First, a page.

How to File for Discrimination in the Workplace

P - scalesDespite laws protecting employees, discrimination in the workplace still occurs sometimes. It is illegal to be discriminated against at work for the following:

  • Race
  • Color
  • Religion
  • Sex (including pregnancy)
  • National origin
  • Age (40 or older)
  • Disability
  • Genetic information

If you have experienced workplace discrimination, you should file a Charge of Discrimination with the Equal Employment Opportunity Commission (“EEOC”). The EEOC is a federal agency that enforces civil rights laws. In most cases, you MUST file a Charge of Discrimination before you can bring a discrimination lawsuit against your employer.

Time Limits for Filing

Generally, you have 180 calendar days from the time the discrimination occurred to file a charge with the EEOC. If a state or local agency enforces a law that prohibits employment discrimination on the same basis, that deadline can be extended to 300 days. There are exceptions, though. For example, in age discrimination cases, the deadline can only be extended if a state agency enforces a law that prohibits this type of discrimination; a local agency’s enforcement is not enough. Contact an employment lawyer or an EEOC field office to determine whether you still have time to file.

Where to File

You can file a charge at the EEOC office closest to where you live or at one of the 53 field offices. Where the discrimination occurred can influence the investigation. For example, the EEOC office closest to where the discrimination occurred will most likely investigate your charge.

Methods of Filing

You can file your charge either in person or by mail.

If you file your charge in person, keep in mind that not every field office works the same way. They have different procedures regarding appointments and walk-ins. Contact your employment lawyer or the field office to learn what the procedures are. Remember to bring any documents and information you may have regarding your claim. You should also bring the names of any individuals who know about the discrimination and their contact information. Your employment lawyer can accompany you.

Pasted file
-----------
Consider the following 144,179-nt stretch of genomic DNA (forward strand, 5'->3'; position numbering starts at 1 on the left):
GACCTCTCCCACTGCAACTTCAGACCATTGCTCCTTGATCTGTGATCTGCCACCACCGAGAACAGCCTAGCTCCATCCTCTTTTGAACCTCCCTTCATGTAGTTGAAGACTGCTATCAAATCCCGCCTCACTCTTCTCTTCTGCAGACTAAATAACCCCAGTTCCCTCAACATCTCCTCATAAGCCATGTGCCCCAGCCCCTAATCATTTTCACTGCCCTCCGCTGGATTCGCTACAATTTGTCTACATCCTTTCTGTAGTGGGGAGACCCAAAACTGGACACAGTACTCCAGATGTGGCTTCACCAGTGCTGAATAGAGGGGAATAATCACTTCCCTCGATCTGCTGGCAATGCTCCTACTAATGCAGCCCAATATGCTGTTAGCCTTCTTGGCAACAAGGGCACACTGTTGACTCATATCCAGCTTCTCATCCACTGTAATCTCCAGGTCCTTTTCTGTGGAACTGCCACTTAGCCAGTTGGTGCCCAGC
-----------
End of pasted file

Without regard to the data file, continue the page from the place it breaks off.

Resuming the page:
If you file your charge by mail, you must submit a letter including the following information:

  • Your name, address, and phone number
  • The name, address, and phone number of the employer you are filing against
  • The number of employees employed there (if you know it)
  • A short description of the discrimination (e.g., you were harassed and/or demoted)
  • Why you believe you were discriminated against (e.g., race or color)
  • When the events took place
  • Your signature

It is important that you remember to sign this letter. An investigation cannot begin without your signature. All of this information will be put into an official EEOC charge for you to sign.

Dual Filing

The EEOC is a federal agency. State and local agencies also enforce laws that prohibit employment discrimination. The Commonwealth of Pennsylvania enforces those laws through the Pennsylvania Human Relations Commission (“PHRC”). If you file with the EEOC or the PHRC, your charge can be automatically filed with the other agency should you request it. This dual filing process protects your rights under both federal and state laws.

You are protected from retaliation if you engage in any discrimination claim against an employer. For example, an employer cannot harass or otherwise retaliate against you because you filed a Charge of Discrimination.

Filing for discrimination in the workplace may seem like a daunting task. Fortunately, an employment lawyer can help guide you through this process. You should direct any questions you may have to your employment lawyer, especially if you are a federal employee or a job applicant. The process for these individuals differs.


If you would like legal counsel, contact an employment lawyer who will know how to navigate your situation and what your rights are under the law.

Don’t hesitate, talk to an employment attorney: (412) 626-5626 or